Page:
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Biden's War on Oil and Gas

Biden's War on Oil and Gas

Apr 16, 2024

Biden's War on Oil and Gas

In a recent report released by the Institute for Energy Research (IER), the Biden administration has taken "more than 200 actions" that have been detrimental for the U.S. oil and gas industry. The report, published in March, outlines a series of policy moves and executive decisions made by President Joe Biden since his first day in office on January 20, 2021, which the IER claims are designed to make energy production in America more difficult and costly.

Institute for Energy Research

The IER's analysis catalogs President Biden's actions in chronological order, starting with the revocation of the Keystone Pipeline permit, halting oil and gas leasing in the Arctic National Wildlife Refuge, and overturning President Donald Trump’s executive orders aimed at reducing regulations to boost domestic production.

These initial actions were followed by cancellations of new oil and gas leases on public lands and offshore waters and the introduction of new regulations for permitting and leasing practices. Despite these measures, some oil and natural gas lease sales have been upheld by federal courts, including a decision last month and another by the Fifth Circuit in December allowing Gulf lease sales to proceed.

Amid rising oil prices, President Biden and the administration criticized the oil and gas industry before the 2022 midterm elections, accusing them of profiteering, and suggested the possibility of implementing a “windfall profits tax.” The president attributed the high oil and gasoline prices to the Russian invasion of Ukraine, stating, “Their profits are a windfall of war,” and implied that domestic oil production could be increased by reversing the policies enacted at the start of his term.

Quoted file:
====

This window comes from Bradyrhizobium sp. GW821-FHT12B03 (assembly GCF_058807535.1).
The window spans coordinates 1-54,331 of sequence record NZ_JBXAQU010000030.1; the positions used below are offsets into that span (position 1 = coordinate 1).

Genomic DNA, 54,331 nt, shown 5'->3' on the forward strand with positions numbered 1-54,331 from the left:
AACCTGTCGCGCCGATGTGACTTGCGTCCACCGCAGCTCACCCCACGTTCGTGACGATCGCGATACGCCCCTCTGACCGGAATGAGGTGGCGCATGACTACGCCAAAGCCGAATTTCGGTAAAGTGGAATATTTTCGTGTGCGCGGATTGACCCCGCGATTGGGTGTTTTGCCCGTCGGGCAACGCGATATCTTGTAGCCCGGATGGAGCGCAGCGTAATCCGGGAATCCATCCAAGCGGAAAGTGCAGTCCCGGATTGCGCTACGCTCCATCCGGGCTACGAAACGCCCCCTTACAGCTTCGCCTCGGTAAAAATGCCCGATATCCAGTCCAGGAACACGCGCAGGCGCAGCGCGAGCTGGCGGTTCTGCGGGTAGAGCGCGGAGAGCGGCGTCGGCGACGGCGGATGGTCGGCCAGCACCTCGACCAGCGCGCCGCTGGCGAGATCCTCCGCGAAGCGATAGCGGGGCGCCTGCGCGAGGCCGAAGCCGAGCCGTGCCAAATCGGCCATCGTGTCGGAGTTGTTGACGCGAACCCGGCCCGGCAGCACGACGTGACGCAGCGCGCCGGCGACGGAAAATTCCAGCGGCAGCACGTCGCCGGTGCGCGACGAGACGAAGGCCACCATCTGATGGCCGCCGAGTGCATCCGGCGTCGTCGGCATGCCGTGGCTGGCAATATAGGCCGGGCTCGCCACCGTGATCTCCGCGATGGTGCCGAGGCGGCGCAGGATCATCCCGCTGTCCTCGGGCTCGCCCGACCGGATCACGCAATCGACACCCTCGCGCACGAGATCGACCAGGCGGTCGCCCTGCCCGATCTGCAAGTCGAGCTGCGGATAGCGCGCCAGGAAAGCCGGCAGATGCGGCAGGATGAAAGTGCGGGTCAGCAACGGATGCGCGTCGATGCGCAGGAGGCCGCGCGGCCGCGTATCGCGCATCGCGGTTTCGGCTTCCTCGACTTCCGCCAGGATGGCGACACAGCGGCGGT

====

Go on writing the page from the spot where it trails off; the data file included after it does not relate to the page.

The Biden administration has also proposed $110 billion in tax hikes on the fossil fuel industry. This prompted a group of 24 U.S. senators, led by Sen. John Barrasso (R-Wyo.), to express their "grave concern" over what they perceive as continued hostility towards American energy production. They argue that these actions could compromise affordable and reliable energy access for American families and benefit global adversaries in energy markets.

Controversial actions continued with the administration's decision not to replenish the Strategic Petroleum Reserve (SPR), which has seen its reserves halved since President Biden took office. Western Energy Alliance President Kathleen Sgamma criticized the timing of this strategy, suggesting it was influenced by political reasons rather than prudent energy policy.

In a contrasting move, U.S. House Republicans and some Texas Democrats passed bills to bolster the domestic oil and gas industry. Ed Longanecker, President of the Texas Independent Producers & Royalty Owners Association (TIPRO), labeled the depletion of the SPR as a politically motivated decision that endangers national security.

Texas remains a leader in oil and gas production, setting records in 2023 with 1.99 billion barrels of oil and 12.2 trillion cubic feet of gas produced, largely on private land. The state's energy sector has provided significant support to European countries following Russia's invasion of Ukraine, with LNG exports serving as a crucial energy lifeline.

Todd Staples, President of the Texas Oil & Gas Association, emphasized the importance of Texas as a stable energy trading partner, despite federal policies that he believes are designed to inhibit growth. He warns that the industry's success should not be taken for granted in the face of these policies, which can impact American consumers and the country's ability to offer energy security worldwide.

IER Report

The Epoch Times Article


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